These abilities could lead to important breakthroughs that will benefit the country.  

    But the experts interviewed by Elon and the Pew Project found a troublesome flip side as well: They predict that the “always-on” generation will, in the report’s words, “exhibit a thirst for instant gratification and quick fixes, a loss of patience, and a lack of deep thinking ability,” due to what one expert called “fast-twitch wiring.”

    That particular conclusion won’t surprise parents and other older adults who watch today’s young people zip through information with the speed - and sometimes the analytical skills - of a buzzing gnat.  

    Lee Rainie, director of the Pew Project, notes what he called “palpable concern” that the marvelous communications skills exhibited by many “tech-literate” young people are not shared by all of their peers. He says this could create “new social and economic divisions” between Americans who can comfortably navigate through the maze of technological gadgets, and those who cannot.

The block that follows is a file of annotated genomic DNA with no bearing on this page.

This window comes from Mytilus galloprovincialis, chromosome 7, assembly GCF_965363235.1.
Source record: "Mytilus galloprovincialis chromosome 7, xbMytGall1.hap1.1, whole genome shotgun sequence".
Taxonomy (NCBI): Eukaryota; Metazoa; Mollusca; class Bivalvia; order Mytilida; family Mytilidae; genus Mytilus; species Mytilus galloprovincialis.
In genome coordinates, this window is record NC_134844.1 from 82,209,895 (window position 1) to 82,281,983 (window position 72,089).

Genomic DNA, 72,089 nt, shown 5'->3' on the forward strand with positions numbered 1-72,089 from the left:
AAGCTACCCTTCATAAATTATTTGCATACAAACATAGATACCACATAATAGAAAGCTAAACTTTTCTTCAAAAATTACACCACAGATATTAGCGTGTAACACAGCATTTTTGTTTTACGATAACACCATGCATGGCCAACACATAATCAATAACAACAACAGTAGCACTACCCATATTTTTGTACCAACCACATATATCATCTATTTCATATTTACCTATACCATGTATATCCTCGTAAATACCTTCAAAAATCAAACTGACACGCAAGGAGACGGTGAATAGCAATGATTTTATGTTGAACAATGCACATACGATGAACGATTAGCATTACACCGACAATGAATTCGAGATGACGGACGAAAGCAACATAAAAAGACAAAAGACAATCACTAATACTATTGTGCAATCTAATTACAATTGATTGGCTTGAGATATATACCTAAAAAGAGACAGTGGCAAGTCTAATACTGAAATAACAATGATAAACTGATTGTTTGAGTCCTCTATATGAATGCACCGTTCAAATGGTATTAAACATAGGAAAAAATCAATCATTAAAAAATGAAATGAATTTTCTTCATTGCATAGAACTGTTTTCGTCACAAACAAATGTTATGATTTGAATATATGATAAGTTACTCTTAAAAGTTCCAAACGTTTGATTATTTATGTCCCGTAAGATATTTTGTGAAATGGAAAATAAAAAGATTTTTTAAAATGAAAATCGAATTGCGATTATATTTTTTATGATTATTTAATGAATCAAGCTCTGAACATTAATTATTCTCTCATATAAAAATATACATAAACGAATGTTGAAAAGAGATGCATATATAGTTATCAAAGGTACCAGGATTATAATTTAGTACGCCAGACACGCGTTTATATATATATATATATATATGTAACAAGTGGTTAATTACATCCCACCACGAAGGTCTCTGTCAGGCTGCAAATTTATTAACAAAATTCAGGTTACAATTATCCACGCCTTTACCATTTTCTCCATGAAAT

In other words, a different kind of “lower class” that literally isn’t up to speed.

    This forum has been closed.
    Comment Sorting
    Comments
         
    by: Hui
    March 29, 2012 9:23 PM
    Agreed with Mr. Rainie's point, that this may create new divisions.

    by: kim young sung
    March 16, 2012 12:49 AM
    what a nice idea!

    by: ADEGULU ANTHONY KAYODE
    March 11, 2012 7:48 AM
    To the best of my knowlegde i think every technology invented by man could be used either positively or negatively. Millenials, as they have been known are adviced to become beneficiaries of this 21st century Hi-Tech discoveries and not it's victms.As someone once said: "Guns don't kill, but people do".